One of the biggest challenges in covering the unrest in Egypt — or, for that matter, in covering any event that’s in some way “foreign” — is determining who can provide relevant and accurate news about the event. To curate content is in large part to curate expertise; faced with a frenzy of news updates — some of them true, some of them false, some of them in-between — how do you know which updates, and whose updates, to listen to? How do you know whom to trust?
Sulia, a NYC-based startup, has made it a point to figure that out. Using a combination of crowdsourcing, human editorial insight, and machine learning, Sulia creates topic channels, somewhat akin to news verticals, whose content is curated from experts in particular subjects — both broad (tech and science) and narrow (Ruby and Ruby on Rails), both of historical import (the protests in Egypt) and not so much (bacon). Think of the channels as megalists (or, more accurately, metalists): composite lists consisting of the most authoritative members of constituent lists.
Sulia is built from a simple insight: that membership on a Twitter list is essentially a vote for topical expertise. If someone puts me on a list about, oh, I don’t know, Jersey Shore, they’re saying, basically: “That Megan knows her Snooki.” They’re highlighting, and leveraging, the kind of topic-specific — and topic-relative — authority that the web, with all its nooks and niches, tends to be good at teasing out.
They’re also, to an extent, doing Sulia’s work for it. And that’s an important efficiency. Sulia makes use of “passive crowdsourcing,” says Josh Young, Sulia’s VP of Editorial and Expert Operations. It harnesses actions Twitter users have taken voluntarily, cognitive surplus-style, and repurposes them: as data sets. Which, in turn, become authority metrics. Which, in turn, become curated editorial content. (Sulia, in its content-curation-by-way-of-authority-determination, is similar to The Hourly Press, Lyn Headley‘s “News about News” tool that we use here at the Lab for, among other things, creating our “popular on Twitter” posts.)
For Sulia’s coverage of the protests in Egypt, its human-meets-algorithm editorial filtration has led to content — reporting and analysis — that’s essentially pre-vetted for relevance and accuracy. Sulia, formerly TLists, uses the TLists engine to crawl more than a million Twitter lists, identifying, in the process, the most respected sources on Twitter. (Sulia has a close relationship with Twitter itself, and uses its API.) To create its Egypt channel — which, like its other channels, is constantly being updated and refined — Sulia didn’t need to start from scratch to identify relevant experts; instead, Young told me, its team simply took mashups of relevant, related channels. “We already knew who the most socially respected Egyptian tweeters were,” Young notes; creating an authoritative channel was simply a matter of merging lists and then running them through editorial filters.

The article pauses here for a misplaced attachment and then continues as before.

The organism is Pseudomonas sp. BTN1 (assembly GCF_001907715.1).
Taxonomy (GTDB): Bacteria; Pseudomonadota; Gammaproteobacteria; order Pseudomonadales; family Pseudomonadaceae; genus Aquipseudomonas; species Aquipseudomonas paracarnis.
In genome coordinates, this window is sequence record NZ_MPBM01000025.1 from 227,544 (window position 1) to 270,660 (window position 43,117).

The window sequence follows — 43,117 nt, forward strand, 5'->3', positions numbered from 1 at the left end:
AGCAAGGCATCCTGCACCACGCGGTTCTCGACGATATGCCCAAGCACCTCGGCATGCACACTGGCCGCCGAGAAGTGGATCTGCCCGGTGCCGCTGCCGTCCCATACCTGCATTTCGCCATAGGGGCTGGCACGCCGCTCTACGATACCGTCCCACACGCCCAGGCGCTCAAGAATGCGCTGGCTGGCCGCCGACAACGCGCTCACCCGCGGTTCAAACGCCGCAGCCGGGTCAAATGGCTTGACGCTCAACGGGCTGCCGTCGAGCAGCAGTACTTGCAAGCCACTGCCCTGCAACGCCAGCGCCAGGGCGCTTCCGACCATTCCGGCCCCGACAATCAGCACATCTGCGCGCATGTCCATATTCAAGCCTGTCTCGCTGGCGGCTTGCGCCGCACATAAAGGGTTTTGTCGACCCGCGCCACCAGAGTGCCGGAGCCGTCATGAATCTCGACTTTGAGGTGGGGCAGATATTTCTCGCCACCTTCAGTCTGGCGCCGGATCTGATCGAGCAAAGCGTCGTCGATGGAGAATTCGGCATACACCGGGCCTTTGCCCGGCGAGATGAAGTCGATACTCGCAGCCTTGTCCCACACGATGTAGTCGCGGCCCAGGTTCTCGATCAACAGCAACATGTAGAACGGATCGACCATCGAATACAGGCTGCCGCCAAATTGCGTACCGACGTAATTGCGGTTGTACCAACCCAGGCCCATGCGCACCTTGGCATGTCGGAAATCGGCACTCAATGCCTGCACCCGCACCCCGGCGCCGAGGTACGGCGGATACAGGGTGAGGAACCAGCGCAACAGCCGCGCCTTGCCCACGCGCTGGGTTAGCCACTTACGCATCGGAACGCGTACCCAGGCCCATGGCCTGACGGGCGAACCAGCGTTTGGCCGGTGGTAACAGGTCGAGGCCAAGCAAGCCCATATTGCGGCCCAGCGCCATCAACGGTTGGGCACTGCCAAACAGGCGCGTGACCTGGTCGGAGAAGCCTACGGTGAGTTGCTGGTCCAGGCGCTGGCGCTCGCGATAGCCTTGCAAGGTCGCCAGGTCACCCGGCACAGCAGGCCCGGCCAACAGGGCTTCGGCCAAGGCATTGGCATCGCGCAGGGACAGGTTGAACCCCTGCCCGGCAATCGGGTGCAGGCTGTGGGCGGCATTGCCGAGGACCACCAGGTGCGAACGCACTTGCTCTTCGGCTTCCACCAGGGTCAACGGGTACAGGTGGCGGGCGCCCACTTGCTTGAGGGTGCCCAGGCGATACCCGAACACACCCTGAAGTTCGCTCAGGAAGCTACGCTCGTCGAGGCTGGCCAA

That baked-in contextual insight — Sulia’s proactive, pre-existing knowledge of Egypt experts — is key. While many in the media had to scramble to answer the whom-to-trust question when Egypt’s protests began, Sulia had already done that work. Locating authority was simply a matter of merging: a few easy mashups. We talk about “parachute journalism” when it comes to reporting — generally, of course, in order to be dismissive of its obvious drawbacks. But the drawbacks are just as obvious when it comes to parachute curation. Particularly as crowdsourcing becomes increasingly common — which is to say, as economies of scale change the value proposition of traditional journalism — there’s a lot to be said for an editorial framework that makes vetting the point.
And there’s a lot to be said for the vetting of content itself. Sulia, both algorithmically and through human editing, filters off-topic tweets to provide users with topic-relevant content in real time. It weeds out the “here’s what I had for breakfast” tweets to get to the topically relevant stuff. (So if I’m on that list of Jersey Shore experts and make it onto Sulia’s list…you’ll get only my profound thoughts on the antics of The Situation, not any thoughts I might have about, say, news innovation.) And that’s important. One of the drawbacks of lists, at least as I’ve seen it, has been their holistic quality: Lists, in general, have a single focus. But people, in general, are multi-dimensional. That leads to a lot of topic irrelevance in traditional lists: some signal, sure, but also a lot of noise.
Sulia combats that. And, in that, it shifts lists’ value proposition: They become less about the people populating them, and more about the content they produce. They turn expertise itself into an editorial product, transforming lists — simple, raw — into channels. In the case of Egypt, they create a place users can go to get real-time updates on what’s going on — filtered, vetted, and direct from the experts.